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The extension of the truncated Industrial Package to 2017 in Uttarakhand cannot really do anything significant in rebuilding the momentum that was lost when the disastrous decision was taken to cut it short. However, the initiative does represent an acknowledgement among the powers that be of a mistake having been made. To the extent that certain industries that were originally set up under the package will get some reprieve, it should prove an advantage. It will also be an object lesson in not fiddling around with the economy for the sake of political rivalry. The damage suffered in every way can last a long time.
One unfortunate aspect of the industrial package fiasco has been the collapse of the original development vision forged for the state. The government now needs to begin with scratch. It has displayed its sincerity towards Industry by ‘correcting’ its earlier mistake, but it should not try and develop the old strategy. The present Congress government has three years of its term left, which is more than sufficient to refurbish and put into play a new approach to development. This would be particularly moot in the light of the experiences after the June 2013 natural disaster.
As earlier stated in these columns, there should be two distinct development plans for the hills and the plains. These should be prepared and implemented by two separate sets of officials with experience in and inclination for that particular philosophy. The basic parameters have already been established – even if too often forgotten. Non-polluting small and medium state of the art manufacturing industries can continue to be established in the plains. However, a more elaborately worked out and sophisticated policy is required for the hills, which will interlace tourism (including pilgrimage) with other livelihood activities of the people ranging from organic agriculture, horticulture, animal husbandry and handicrafts to IT and production of culture related software. Either way, it is not possible without an integrated vision implemented by committed go-getters.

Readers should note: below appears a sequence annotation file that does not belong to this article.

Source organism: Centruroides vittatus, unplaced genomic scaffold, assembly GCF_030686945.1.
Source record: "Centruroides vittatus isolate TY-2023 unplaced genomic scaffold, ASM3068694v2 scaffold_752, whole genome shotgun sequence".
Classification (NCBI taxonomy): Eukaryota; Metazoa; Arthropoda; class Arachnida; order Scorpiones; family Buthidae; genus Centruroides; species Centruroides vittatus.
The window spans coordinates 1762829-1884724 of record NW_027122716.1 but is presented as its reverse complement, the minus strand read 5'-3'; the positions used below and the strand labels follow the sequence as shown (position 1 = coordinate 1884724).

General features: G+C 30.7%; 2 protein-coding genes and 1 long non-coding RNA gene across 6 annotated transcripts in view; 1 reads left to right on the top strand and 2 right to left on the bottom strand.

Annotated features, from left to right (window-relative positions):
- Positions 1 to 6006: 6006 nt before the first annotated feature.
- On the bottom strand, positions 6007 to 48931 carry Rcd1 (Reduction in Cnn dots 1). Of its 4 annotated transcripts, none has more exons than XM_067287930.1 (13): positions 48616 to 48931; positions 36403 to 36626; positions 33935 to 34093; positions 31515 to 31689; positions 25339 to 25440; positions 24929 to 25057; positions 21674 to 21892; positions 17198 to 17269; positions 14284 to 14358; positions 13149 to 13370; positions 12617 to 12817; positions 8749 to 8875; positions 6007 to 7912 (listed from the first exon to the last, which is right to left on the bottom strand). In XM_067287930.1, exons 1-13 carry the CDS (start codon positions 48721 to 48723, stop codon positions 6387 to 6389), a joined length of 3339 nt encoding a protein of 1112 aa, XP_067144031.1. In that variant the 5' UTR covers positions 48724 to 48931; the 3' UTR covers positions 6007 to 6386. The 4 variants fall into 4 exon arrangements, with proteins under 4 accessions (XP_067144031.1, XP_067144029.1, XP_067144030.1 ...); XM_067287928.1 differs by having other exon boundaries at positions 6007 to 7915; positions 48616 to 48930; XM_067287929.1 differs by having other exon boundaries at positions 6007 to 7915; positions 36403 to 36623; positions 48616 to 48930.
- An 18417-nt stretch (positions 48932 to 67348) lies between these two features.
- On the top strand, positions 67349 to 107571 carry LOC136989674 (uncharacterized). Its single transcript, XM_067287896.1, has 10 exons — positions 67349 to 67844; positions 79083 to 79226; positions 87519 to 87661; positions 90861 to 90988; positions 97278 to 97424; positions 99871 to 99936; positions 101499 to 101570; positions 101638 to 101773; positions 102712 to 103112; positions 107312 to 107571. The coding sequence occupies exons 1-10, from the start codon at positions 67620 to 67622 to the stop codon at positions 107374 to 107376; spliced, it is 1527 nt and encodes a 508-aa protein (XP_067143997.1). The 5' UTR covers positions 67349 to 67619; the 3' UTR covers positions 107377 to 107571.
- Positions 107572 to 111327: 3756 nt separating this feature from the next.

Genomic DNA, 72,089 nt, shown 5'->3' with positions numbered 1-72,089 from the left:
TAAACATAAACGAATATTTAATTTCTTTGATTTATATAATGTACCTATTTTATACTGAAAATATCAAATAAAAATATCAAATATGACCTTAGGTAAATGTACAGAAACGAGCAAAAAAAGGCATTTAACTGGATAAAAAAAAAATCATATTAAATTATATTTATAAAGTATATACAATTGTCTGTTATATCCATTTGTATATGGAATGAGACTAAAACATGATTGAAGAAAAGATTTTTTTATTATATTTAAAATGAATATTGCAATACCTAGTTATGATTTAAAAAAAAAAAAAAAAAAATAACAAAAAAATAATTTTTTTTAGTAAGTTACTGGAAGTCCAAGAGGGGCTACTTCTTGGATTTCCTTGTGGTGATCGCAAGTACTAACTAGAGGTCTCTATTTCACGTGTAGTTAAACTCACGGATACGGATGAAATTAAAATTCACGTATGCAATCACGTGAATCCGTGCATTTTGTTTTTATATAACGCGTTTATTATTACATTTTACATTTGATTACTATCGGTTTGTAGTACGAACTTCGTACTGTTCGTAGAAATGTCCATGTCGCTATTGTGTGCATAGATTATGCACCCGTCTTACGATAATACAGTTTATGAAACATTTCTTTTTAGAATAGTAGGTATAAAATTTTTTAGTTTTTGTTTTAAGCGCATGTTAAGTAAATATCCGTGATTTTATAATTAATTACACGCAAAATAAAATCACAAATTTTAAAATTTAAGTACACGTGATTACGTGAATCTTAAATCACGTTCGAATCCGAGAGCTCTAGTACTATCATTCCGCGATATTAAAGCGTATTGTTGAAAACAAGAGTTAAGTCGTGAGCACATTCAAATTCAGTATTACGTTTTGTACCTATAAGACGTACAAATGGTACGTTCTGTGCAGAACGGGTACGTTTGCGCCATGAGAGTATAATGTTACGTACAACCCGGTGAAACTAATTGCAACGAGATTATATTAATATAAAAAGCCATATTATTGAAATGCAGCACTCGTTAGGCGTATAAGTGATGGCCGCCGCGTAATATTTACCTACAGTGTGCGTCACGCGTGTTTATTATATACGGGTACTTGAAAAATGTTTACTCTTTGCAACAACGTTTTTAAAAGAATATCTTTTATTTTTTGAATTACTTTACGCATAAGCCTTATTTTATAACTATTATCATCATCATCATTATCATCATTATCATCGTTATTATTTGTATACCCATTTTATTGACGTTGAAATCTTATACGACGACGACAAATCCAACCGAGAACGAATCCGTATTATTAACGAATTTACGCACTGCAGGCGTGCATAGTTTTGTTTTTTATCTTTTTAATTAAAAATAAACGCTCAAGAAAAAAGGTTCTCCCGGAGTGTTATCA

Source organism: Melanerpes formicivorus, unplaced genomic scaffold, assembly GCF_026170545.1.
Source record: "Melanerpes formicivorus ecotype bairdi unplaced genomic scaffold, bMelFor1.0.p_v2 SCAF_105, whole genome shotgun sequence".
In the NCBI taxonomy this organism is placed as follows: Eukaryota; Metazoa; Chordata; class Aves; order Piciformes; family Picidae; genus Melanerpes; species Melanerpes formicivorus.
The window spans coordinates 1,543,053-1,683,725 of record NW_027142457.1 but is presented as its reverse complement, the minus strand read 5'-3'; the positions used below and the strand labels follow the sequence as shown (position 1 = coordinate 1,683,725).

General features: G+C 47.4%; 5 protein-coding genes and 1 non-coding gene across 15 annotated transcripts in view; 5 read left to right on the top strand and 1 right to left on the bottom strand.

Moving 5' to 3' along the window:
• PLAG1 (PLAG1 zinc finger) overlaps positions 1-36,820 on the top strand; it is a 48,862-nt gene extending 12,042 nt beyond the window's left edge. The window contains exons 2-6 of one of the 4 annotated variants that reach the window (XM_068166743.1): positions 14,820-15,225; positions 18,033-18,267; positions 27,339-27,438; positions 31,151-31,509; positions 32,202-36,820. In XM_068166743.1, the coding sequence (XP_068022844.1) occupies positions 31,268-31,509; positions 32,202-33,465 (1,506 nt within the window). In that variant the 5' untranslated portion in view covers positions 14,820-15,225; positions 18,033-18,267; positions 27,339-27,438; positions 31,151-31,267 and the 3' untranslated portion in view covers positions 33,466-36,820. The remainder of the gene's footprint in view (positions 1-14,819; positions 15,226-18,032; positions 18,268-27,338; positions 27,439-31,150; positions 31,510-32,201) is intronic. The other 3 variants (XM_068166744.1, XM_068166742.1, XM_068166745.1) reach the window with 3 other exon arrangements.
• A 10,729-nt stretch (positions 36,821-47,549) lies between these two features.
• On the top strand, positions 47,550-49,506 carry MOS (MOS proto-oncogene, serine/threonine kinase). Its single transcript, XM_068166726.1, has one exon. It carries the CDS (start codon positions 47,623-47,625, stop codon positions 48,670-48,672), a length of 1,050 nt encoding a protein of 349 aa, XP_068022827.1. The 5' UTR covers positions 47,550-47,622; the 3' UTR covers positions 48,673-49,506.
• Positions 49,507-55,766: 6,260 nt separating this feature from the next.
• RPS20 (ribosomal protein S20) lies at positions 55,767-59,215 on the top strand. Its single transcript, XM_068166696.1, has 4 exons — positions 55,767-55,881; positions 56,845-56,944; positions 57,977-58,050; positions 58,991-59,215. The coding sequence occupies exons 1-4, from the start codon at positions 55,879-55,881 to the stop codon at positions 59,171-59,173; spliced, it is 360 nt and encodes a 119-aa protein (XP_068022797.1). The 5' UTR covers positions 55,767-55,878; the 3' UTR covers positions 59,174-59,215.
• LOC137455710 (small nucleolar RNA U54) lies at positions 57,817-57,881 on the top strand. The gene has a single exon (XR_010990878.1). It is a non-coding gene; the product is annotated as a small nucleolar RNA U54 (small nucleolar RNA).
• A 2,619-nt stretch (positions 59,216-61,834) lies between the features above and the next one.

On the face of it, every one of these sectors is being developed in the state but largely as a bureaucratic exercise. The actual ‘successes’ are coming largely unregulated and without regard to the larger picture – not just in the environmental sense, but also economically. Unless each activity feeds the other, and those involved in them understand the need for the interconnectivity, the necessary balance will not be achieved that would make the whole a viable ‘product’.
It is very difficult to recover from an economic slowdown caused by disasters and bad decisions. It is only a committed approach that can combat the demoralisation and depletion of resources. It must draw energy from the traditional strengths and experiences of the people, as well as the potential that new technologies and occupations present. The state government requires a heightened awareness of all these issues – at every level – to be able to play its role. It should not confine itself to merely reshaping central schemes that channelise funds into the system and, instead, identify the areas that require a boost. The way forward needs to be charted with the help of the larger community by holding regular seminars and interactions on specific and general issues.
There has been an attitudinal change – let it go all the way.

 

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